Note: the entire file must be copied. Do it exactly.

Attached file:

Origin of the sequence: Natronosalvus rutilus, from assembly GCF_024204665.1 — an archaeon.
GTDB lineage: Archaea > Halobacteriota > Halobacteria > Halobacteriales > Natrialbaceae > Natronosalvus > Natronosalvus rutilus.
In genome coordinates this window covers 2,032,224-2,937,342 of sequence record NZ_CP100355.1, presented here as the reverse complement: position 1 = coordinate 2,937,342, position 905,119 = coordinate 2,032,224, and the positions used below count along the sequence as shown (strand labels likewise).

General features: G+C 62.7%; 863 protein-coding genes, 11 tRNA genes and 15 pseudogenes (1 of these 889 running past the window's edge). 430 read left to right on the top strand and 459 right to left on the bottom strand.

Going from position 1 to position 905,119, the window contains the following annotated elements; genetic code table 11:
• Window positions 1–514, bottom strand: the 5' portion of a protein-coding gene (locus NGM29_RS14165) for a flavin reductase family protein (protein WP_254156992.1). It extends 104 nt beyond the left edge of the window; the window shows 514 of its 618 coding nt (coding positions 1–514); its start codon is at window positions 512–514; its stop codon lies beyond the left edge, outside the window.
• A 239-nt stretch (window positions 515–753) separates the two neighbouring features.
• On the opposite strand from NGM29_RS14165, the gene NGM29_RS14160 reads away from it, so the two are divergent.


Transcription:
Origin of the sequence: Natronosalvus rutilus, from assembly GCF_024204665.1 — an archaeon.
GTDB lineage: Archaea > Halobacteriota > Halobacteria > Halobacteriales > Natrialbaceae > Natronosalvus > Natronosalvus rutilus.
In genome coordinates this window covers 2,032,224-2,937,342 of sequence record NZ_CP100355.1, presented here as the reverse complement: position 1 = coordinate 2,937,342, position 905,119 = coordinate 2,032,224, and the positions used below count along the sequence as shown (strand labels likewise).

General features: G+C 62.7%; 863 protein-coding genes, 11 tRNA genes and 15 pseudogenes (1 of these 889 running past the window's edge). 430 read left to right on the top strand and 459 right to left on the bottom strand.

Going from position 1 to position 905,119, the window contains the following annotated elements; genetic code table 11:
• Window positions 1–514, bottom strand: the 5' portion of a protein-coding gene (locus NGM29_RS14165) for a flavin reductase family protein (protein WP_254156992.1). It extends 104 nt beyond the left edge of the window; the window shows 514 of its 618 coding nt (coding positions 1–514); its start codon is at window positions 512–514; its stop codon lies beyond the left edge, outside the window.
• A 239-nt stretch (window positions 515–753) separates the two neighbouring features.
• On the opposite strand from NGM29_RS14165, the gene NGM29_RS14160 reads away from it, so the two are divergent.